Buying a home is a big undertaking, which is why it’s smart to start the process with a well thought-out gameplan. You’ll need to determine not only how much you need to save for a down payment and other purchase costs, but also how much you can afford to spend each month on your mortgage and related costs.
To turn your dream of home ownership into a reality, learn more about the costs to consider, and nine easy steps to get your savings plan underway. It can take some time, but each bit of progress you make gets you closer to home ownership.
How to Save for a House: 9 Steps
Saving for a house involves determining how much home you can afford and saving towards your goal, but it also includes building an emergency fund and creating a budget that allows you to afford your future house payments.
Earning more income, allocating windfalls toward your house savings, trimming spending, and paying off debt can also help you save.
1. Determine How Much House You Can Afford
It’s important to know how much home you can afford before you start to save, so you can create a realistic savings goal. The amount of home you can afford is based on two primary things - how much you can save for a down payment and how much you can afford to spend each month on your total housing costs.
Start by calculating how much you can afford monthly by using the following guidelines.
Aim to keep your total monthly debt payments below 30% of your gross monthly income. That means if you earn $10,000 per month, your monthly payments should be no more than $3,000.
Your monthly debt payments include all the minimum payments on your current balances (like auto loans, student loans, and credit cards if you don’t pay them off in full monthly) plus your future home’s PITI (principal, interest, taxes and insurance). And if applicable, include any HOA or building fees as well.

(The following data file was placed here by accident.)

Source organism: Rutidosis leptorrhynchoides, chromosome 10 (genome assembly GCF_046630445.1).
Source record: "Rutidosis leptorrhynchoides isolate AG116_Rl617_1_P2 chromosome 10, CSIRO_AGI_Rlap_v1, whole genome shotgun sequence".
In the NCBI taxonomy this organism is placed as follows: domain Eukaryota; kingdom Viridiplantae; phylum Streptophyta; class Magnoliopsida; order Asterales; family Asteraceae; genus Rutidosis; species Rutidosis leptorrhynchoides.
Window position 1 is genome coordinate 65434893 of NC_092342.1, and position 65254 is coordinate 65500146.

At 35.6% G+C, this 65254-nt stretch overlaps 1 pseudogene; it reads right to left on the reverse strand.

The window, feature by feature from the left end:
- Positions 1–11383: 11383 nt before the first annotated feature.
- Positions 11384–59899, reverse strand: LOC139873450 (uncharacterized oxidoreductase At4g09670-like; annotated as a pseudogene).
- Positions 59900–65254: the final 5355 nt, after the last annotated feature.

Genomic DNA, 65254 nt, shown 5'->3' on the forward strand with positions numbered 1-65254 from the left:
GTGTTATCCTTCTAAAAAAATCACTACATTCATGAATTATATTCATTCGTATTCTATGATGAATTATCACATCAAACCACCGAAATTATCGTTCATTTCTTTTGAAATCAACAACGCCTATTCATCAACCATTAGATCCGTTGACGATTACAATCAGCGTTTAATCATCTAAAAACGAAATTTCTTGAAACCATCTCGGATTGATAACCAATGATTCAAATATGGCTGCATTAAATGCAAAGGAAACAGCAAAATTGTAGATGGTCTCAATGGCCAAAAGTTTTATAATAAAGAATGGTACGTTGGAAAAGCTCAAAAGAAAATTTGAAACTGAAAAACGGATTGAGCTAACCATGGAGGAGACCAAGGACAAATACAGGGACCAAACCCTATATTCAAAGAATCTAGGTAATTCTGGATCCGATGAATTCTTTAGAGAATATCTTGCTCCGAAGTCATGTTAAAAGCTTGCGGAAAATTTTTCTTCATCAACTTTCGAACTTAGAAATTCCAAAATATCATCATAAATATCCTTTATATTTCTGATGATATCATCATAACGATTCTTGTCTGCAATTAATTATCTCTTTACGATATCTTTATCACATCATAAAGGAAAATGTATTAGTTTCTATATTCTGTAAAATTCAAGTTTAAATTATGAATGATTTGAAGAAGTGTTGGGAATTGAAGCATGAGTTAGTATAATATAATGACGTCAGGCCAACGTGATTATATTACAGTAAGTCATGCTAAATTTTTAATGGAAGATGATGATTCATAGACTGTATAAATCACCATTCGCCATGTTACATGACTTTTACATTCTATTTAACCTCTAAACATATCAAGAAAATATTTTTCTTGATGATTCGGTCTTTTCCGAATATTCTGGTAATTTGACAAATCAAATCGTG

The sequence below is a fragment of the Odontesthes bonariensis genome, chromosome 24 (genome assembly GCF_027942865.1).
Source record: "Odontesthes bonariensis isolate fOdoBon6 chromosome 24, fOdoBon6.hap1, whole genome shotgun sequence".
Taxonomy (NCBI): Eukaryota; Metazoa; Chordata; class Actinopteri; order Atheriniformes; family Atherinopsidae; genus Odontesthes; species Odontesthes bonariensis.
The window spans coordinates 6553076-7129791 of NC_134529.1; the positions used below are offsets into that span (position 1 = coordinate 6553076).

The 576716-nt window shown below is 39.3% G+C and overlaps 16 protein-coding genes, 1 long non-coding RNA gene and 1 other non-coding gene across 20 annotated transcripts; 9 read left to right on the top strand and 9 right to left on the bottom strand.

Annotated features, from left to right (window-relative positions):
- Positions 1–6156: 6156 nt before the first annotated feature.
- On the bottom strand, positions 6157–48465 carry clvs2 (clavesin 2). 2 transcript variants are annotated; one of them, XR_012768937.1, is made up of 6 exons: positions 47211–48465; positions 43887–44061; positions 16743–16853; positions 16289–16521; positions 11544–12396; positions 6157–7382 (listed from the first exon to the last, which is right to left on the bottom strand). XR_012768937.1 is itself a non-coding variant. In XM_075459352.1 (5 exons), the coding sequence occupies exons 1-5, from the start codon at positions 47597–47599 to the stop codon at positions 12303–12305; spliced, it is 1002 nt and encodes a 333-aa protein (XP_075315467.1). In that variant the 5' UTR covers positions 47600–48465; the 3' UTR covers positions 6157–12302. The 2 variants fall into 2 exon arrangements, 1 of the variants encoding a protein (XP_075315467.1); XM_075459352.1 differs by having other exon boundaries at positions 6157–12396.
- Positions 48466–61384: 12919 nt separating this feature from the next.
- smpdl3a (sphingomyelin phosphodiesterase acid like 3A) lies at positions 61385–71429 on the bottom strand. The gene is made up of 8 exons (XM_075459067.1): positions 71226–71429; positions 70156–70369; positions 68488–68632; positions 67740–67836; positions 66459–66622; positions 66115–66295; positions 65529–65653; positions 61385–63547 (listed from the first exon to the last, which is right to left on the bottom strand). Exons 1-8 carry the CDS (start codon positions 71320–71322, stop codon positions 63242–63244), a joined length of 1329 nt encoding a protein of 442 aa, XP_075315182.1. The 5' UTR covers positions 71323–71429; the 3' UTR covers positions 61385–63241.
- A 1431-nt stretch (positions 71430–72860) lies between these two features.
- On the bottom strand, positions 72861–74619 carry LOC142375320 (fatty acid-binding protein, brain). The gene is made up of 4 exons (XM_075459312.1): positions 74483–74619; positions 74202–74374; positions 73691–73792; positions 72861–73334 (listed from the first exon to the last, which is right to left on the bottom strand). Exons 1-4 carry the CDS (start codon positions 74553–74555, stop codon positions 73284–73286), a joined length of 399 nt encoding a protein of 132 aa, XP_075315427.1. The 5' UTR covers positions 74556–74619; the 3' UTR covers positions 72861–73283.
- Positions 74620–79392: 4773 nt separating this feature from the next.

You can use our handy mortgage calculator to find your exact amount.
Once you know how much you can afford to borrow for a home, focus on how much you can save for a down payment and other purchase costs. See below for more info on how to come up with your down payment target.
Here’s an example:
If you have $10,000 in gross monthly income, your total monthly debt payments should be less than $3,000. That means if you already pay a combined $500 for other debts like a car and student loan, your PITI should be no more than $2,500.
With a 6.5% 30-year fixed mortgage, you can likely afford a $400,000 home with a 20% down payment ($80,000), since the monthly payment would be $2,402. (This is just an estimate, since the property taxes and insurance premium amount can vary based on factors like location).
For a more detailed look, see our article: How Much Mortgage Can I Afford?
2. Build Your Emergency Fund
Before buying a home, it’s important to create a financial safety net. This will help protect you from racking up debt if something unexpected comes up. Being a homeowner increases the chances of unexpected expenses, like water heaters breaking, roof repairs, and water leaks, so building your emergency fund will help you cover these types of expenses without going into debt.
Pro Tip: Start by saving the equivalent of one month of take-home pay in your emergency fund, then build up to six months’ worth prior to purchasing your home.
3. Build a Budget
You can’t start saving for a house in earnest until you have a good handle on how much income you’ve got coming in, what your expenses are, and how much you spend in a given month.